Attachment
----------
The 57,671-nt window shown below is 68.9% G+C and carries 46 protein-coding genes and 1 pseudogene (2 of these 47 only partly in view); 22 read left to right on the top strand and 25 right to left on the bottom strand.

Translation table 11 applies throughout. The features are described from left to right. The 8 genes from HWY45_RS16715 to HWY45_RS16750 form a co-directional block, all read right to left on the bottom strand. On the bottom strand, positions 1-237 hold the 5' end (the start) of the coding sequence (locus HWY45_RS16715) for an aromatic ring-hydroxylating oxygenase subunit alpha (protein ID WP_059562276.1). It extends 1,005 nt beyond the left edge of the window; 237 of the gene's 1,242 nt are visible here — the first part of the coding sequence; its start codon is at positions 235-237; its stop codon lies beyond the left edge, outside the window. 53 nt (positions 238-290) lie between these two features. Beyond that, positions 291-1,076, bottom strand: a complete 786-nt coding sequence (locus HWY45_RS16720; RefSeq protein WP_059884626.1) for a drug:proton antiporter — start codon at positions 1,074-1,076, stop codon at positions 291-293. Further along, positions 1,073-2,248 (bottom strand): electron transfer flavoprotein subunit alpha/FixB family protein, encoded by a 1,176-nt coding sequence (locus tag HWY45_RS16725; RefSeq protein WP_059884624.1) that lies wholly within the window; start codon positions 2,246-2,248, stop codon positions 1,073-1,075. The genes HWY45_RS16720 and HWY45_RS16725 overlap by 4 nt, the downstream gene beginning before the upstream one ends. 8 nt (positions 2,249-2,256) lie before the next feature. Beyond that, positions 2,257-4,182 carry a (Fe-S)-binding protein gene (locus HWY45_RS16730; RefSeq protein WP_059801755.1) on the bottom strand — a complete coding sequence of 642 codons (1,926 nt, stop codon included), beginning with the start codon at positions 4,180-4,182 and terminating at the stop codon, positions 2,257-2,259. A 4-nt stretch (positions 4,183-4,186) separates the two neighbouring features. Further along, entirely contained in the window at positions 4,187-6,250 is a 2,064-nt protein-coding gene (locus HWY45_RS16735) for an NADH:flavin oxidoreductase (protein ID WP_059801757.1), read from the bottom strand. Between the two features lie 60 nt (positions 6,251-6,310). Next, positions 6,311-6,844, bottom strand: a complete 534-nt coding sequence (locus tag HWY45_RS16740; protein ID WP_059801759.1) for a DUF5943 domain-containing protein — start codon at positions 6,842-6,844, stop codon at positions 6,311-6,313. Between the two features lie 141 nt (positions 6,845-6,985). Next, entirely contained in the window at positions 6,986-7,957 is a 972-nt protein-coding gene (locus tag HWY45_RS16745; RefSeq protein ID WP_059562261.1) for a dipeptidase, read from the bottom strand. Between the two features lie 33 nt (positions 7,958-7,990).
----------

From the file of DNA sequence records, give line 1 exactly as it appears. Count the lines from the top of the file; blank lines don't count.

The 57,671-nt window shown below is 68.9% G+C and carries 46 protein-coding genes and 1 pseudogene (2 of these 47 only partly in view); 22 read left to right on the top strand and 25 right to left on the bottom strand.